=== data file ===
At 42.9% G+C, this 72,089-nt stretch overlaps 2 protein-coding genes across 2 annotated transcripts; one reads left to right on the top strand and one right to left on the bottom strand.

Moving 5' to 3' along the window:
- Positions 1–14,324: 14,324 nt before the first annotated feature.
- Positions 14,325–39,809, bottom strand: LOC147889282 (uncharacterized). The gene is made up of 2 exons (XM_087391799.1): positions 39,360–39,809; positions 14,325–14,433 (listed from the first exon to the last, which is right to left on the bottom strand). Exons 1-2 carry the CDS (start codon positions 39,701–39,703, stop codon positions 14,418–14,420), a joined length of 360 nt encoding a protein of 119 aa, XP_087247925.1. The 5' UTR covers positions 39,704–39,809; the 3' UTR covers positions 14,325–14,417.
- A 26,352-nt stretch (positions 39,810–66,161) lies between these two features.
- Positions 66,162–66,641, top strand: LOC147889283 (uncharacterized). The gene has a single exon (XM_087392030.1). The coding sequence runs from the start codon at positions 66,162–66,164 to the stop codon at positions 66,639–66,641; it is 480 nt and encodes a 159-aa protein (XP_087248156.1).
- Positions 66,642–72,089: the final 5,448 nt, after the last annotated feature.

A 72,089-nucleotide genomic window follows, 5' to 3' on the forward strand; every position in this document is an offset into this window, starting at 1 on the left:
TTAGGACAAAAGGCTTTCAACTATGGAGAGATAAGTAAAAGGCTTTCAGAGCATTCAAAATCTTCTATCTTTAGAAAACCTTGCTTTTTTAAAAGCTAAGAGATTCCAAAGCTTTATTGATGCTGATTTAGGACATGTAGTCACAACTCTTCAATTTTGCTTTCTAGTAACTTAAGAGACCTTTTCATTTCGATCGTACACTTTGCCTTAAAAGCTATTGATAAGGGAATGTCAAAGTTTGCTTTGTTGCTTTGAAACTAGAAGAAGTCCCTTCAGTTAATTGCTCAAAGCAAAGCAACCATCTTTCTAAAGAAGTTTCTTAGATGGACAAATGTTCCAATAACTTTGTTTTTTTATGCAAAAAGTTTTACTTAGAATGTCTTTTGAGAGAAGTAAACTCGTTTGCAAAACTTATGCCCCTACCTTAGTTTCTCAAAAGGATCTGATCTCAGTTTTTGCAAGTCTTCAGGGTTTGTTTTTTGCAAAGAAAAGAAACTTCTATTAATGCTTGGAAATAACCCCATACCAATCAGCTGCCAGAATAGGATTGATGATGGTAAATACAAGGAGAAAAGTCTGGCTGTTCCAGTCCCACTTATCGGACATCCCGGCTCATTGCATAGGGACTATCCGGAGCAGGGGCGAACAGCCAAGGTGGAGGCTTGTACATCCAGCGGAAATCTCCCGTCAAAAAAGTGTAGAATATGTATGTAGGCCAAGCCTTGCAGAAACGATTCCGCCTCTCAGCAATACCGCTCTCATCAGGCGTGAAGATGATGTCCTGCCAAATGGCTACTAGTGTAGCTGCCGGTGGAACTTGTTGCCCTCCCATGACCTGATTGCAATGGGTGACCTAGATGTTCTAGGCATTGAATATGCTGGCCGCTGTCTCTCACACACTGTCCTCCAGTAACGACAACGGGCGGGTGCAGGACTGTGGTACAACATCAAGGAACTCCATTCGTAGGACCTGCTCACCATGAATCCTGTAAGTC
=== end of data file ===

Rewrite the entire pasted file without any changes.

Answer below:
At 42.9% G+C, this 72,089-nt stretch overlaps 2 protein-coding genes across 2 annotated transcripts; one reads left to right on the top strand and one right to left on the bottom strand.

Moving 5' to 3' along the window:
- Positions 1–14,324: 14,324 nt before the first annotated feature.
- Positions 14,325–39,809, bottom strand: LOC147889282 (uncharacterized). The gene is made up of 2 exons (XM_087391799.1): positions 39,360–39,809; positions 14,325–14,433 (listed from the first exon to the last, which is right to left on the bottom strand). Exons 1-2 carry the CDS (start codon positions 39,701–39,703, stop codon positions 14,418–14,420), a joined length of 360 nt encoding a protein of 119 aa, XP_087247925.1. The 5' UTR covers positions 39,704–39,809; the 3' UTR covers positions 14,325–14,417.
- A 26,352-nt stretch (positions 39,810–66,161) lies between these two features.
- Positions 66,162–66,641, top strand: LOC147889283 (uncharacterized). The gene has a single exon (XM_087392030.1). The coding sequence runs from the start codon at positions 66,162–66,164 to the stop codon at positions 66,639–66,641; it is 480 nt and encodes a 159-aa protein (XP_087248156.1).
- Positions 66,642–72,089: the final 5,448 nt, after the last annotated feature.

A 72,089-nucleotide genomic window follows, 5' to 3' on the forward strand; every position in this document is an offset into this window, starting at 1 on the left:
TTAGGACAAAAGGCTTTCAACTATGGAGAGATAAGTAAAAGGCTTTCAGAGCATTCAAAATCTTCTATCTTTAGAAAACCTTGCTTTTTTAAAAGCTAAGAGATTCCAAAGCTTTATTGATGCTGATTTAGGACATGTAGTCACAACTCTTCAATTTTGCTTTCTAGTAACTTAAGAGACCTTTTCATTTCGATCGTACACTTTGCCTTAAAAGCTATTGATAAGGGAATGTCAAAGTTTGCTTTGTTGCTTTGAAACTAGAAGAAGTCCCTTCAGTTAATTGCTCAAAGCAAAGCAACCATCTTTCTAAAGAAGTTTCTTAGATGGACAAATGTTCCAATAACTTTGTTTTTTTATGCAAAAAGTTTTACTTAGAATGTCTTTTGAGAGAAGTAAACTCGTTTGCAAAACTTATGCCCCTACCTTAGTTTCTCAAAAGGATCTGATCTCAGTTTTTGCAAGTCTTCAGGGTTTGTTTTTTGCAAAGAAAAGAAACTTCTATTAATGCTTGGAAATAACCCCATACCAATCAGCTGCCAGAATAGGATTGATGATGGTAAATACAAGGAGAAAAGTCTGGCTGTTCCAGTCCCACTTATCGGACATCCCGGCTCATTGCATAGGGACTATCCGGAGCAGGGGCGAACAGCCAAGGTGGAGGCTTGTACATCCAGCGGAAATCTCCCGTCAAAAAAGTGTAGAATATGTATGTAGGCCAAGCCTTGCAGAAACGATTCCGCCTCTCAGCAATACCGCTCTCATCAGGCGTGAAGATGATGTCCTGCCAAATGGCTACTAGTGTAGCTGCCGGTGGAACTTGTTGCCCTCCCATGACCTGATTGCAATGGGTGACCTAGATGTTCTAGGCATTGAATATGCTGGCCGCTGTCTCTCACACACTGTCCTCCAGTAACGACAACGGGCGGGTGCAGGACTGTGGTACAACATCAAGGAACTCCATTCGTAGGACCTGCTCACCATGAATCCTGTAAGTC